100 ft dual deck triple detroit powered whale watch boat, HAHA i dont know it but run it off and on during the summers. a friend of mine has a 33 young bros inspected to hold 20 or 25 people, let me know if you got any questions
It's a low house head boat, so it's walk-around deck and the stability is for 63 pax in partially protected waters/ 43 in exposed using the new weight (185 I think.) It's not exactly a lobster boat, but Royal Lowell supposedly designed that hull. There is a Carolina boat not far from here that is about the same length as mine but has sort of a hybrid design, w/ a traditional foredeck and cockpit, but a narrower cabin w/ bench seating built into the sides, and a nice shad overhang from flybridge. I don't know why you couldn't do that w/ a lobster boat, especially a beamy one. No teliing what sort of stability letter you could get w/ one of today's wider hulls. My boat is not very beamy.
They also do it by seating, so if you have a flybridge boat for example, even if you don't have as big of a cockpit, you can get a lot of seating in and out. I can't remember the formula, but I suppose they should adjust it by an inch or too if they went up 20 pounds or so per pax w/ the weight.
great link, after going though years and years of C.O.I's on commercial ships and on the tour boats here in maine im gonna keep myself as far away from the coast guard and them as far away from me, definitely worth just doing the six-pack
I suppose it depends somewhat on the personnel. We have been fortunate down here, but it helps to have a fiberglass hull. Some of the guys w/ wood and aluminum boats have been made to suffer. There is no doubt, however, that the Code of Federal Regulations has gotten out of control. I love it when they ask to see our bell. That goes back to sailing days. Who's going to hear it w/ all the horsepower in today's boats?
yeah we've had good and back guys, most of what i've seen on the smaller boats is that the inspector expects the owner to operate with the same budget the u.s. coast guard does. most one boat companys that are barely staying afloat cant afford a million dollar repower because the engines are a little tired and leak a little oil.
You see not only did they increase the average weight to 185, which will reduce the max passeneger number, but they also just made it mandatory to have inflatable rafts in place of the old hard foam or plastic types. Just one more added cost if you don't already have them. Not to mention the added cost for repacking and inspection and replacing the hydrostatic releases.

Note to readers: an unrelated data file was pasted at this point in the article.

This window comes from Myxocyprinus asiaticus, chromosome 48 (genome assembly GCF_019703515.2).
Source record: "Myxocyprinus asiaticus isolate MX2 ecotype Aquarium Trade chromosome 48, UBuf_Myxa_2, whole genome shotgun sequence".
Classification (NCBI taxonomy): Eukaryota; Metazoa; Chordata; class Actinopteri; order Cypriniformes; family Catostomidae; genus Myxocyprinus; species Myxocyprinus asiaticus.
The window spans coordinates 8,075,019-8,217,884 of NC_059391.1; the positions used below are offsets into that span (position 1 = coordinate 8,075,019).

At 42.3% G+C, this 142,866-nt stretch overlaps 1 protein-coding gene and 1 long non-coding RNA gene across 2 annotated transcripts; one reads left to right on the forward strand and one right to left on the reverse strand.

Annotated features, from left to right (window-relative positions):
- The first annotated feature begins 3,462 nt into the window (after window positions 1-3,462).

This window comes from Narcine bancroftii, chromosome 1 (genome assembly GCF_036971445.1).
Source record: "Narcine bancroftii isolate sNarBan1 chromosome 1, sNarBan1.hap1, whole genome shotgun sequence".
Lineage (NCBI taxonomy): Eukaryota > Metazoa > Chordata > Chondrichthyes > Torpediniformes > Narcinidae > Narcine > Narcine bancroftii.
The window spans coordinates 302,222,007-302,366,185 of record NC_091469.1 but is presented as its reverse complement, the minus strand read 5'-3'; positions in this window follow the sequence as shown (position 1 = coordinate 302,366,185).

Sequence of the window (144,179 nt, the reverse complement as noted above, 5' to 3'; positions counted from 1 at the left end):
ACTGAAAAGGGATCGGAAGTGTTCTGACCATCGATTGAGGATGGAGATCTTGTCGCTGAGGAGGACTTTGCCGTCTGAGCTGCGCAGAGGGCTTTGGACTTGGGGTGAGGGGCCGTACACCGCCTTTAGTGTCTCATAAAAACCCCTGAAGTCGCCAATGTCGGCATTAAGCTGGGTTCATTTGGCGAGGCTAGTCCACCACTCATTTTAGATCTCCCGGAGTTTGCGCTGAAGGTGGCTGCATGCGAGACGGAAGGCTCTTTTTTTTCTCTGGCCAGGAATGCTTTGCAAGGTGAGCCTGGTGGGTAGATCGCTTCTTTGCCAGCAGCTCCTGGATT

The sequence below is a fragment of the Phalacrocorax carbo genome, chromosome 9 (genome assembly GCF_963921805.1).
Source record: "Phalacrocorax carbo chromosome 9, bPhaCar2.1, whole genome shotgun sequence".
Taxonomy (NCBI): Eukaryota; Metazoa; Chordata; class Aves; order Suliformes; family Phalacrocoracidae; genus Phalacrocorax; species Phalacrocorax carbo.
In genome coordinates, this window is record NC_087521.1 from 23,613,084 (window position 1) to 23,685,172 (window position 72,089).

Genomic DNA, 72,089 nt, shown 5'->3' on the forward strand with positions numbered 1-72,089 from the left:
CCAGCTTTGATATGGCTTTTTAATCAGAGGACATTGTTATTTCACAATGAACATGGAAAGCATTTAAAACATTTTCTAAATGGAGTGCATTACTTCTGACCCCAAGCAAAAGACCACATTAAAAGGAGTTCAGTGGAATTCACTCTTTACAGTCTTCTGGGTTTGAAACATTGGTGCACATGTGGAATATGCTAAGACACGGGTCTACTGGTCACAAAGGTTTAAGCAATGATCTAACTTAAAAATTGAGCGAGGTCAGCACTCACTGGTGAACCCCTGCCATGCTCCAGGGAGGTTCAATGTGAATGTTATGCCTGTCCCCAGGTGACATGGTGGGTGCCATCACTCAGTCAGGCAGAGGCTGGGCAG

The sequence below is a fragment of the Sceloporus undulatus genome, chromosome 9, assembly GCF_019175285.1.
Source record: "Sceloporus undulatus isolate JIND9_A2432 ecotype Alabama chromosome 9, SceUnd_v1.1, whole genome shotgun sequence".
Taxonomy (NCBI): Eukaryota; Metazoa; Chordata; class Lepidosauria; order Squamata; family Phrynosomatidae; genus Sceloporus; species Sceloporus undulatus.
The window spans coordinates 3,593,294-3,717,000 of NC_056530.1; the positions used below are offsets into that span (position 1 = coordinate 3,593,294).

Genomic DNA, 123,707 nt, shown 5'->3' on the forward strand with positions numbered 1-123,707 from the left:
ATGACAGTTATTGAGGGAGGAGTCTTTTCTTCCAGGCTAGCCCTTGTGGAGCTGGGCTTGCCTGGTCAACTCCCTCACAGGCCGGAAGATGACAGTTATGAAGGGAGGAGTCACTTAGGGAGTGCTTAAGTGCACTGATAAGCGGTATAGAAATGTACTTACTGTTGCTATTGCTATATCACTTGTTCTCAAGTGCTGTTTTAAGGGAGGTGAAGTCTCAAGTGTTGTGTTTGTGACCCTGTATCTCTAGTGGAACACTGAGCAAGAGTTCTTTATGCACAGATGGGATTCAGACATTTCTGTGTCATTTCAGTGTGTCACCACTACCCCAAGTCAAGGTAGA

I know all about it. My floats were ragged out and I just bought a 30 man IBA. They only require 67% capacity f/ warm water, so I'm at 43 where I used to be at 44 f/ exposed waters w/ two big floats (not that we ever take that many on a 56 footer.) But the IBA weighs 200 pounds and I had to put a davit on the boat to keep the USCG happy. Fortunately I had one lying around, so we only to had weld a couple of flanges to make it work. But for a rig like you run, getting into compliance will be more of an expense. The IBA's are not as expensive by comparison as the rafts we need on our commercial boats, but it is still a lot of money and they get you year after year like you say. I just couldn't see spending over $3000 on two 22 man Cal Junes that were going to be useless after three years. I think it comes down Jan. 2015.
I used to own a COI vessel. Never again. The USCG made it impossible to remain in compliance (sp?) from year to year. Each year there was a new and costly requirement to improve safety. Then the inspectors would vary from year to year and each would interpert the CFR a bit differently so taht added a bit more in new costs.
The USCG and CFR was one of the main reasons taht i finally sold the 46 deadrise and sold my charter business. The regulations simply stiffled business.